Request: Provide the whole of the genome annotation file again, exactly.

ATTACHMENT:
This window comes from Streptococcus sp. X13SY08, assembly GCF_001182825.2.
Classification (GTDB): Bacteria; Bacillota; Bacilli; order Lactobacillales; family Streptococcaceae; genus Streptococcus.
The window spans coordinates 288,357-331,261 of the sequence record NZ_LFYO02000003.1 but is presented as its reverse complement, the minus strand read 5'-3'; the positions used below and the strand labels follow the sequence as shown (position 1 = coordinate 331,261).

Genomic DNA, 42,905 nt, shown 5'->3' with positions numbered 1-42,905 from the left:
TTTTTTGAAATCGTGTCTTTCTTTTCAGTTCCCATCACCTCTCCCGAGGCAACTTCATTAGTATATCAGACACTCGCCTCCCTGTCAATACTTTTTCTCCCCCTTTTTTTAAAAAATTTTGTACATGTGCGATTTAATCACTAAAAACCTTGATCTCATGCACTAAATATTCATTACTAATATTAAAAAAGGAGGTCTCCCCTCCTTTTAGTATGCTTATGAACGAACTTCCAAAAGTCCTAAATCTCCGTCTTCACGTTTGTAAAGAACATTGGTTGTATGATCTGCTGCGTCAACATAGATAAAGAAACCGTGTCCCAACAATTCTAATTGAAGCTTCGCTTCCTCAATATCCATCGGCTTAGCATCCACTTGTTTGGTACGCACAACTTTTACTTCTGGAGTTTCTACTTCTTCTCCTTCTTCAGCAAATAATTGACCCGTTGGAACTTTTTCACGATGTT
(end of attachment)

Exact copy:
This window comes from Streptococcus sp. X13SY08, assembly GCF_001182825.2.
Classification (GTDB): Bacteria; Bacillota; Bacilli; order Lactobacillales; family Streptococcaceae; genus Streptococcus.
The window spans coordinates 288,357-331,261 of the sequence record NZ_LFYO02000003.1 but is presented as its reverse complement, the minus strand read 5'-3'; the positions used below and the strand labels follow the sequence as shown (position 1 = coordinate 331,261).

Genomic DNA, 42,905 nt, shown 5'->3' with positions numbered 1-42,905 from the left:
TTTTTTGAAATCGTGTCTTTCTTTTCAGTTCCCATCACCTCTCCCGAGGCAACTTCATTAGTATATCAGACACTCGCCTCCCTGTCAATACTTTTTCTCCCCCTTTTTTTAAAAAATTTTGTACATGTGCGATTTAATCACTAAAAACCTTGATCTCATGCACTAAATATTCATTACTAATATTAAAAAAGGAGGTCTCCCCTCCTTTTAGTATGCTTATGAACGAACTTCCAAAAGTCCTAAATCTCCGTCTTCACGTTTGTAAAGAACATTGGTTGTATGATCTGCTGCGTCAACATAGATAAAGAAACCGTGTCCCAACAATTCTAATTGAAGCTTCGCTTCCTCAATATCCATCGGCTTAGCATCCACTTGTTTGGTACGCACAACTTTTACTTCTGGAGTTTCTACTTCTTCTCCTTCTTCAGCAAATAATTGACCCGTTGGAACTTTTTCACGATGTT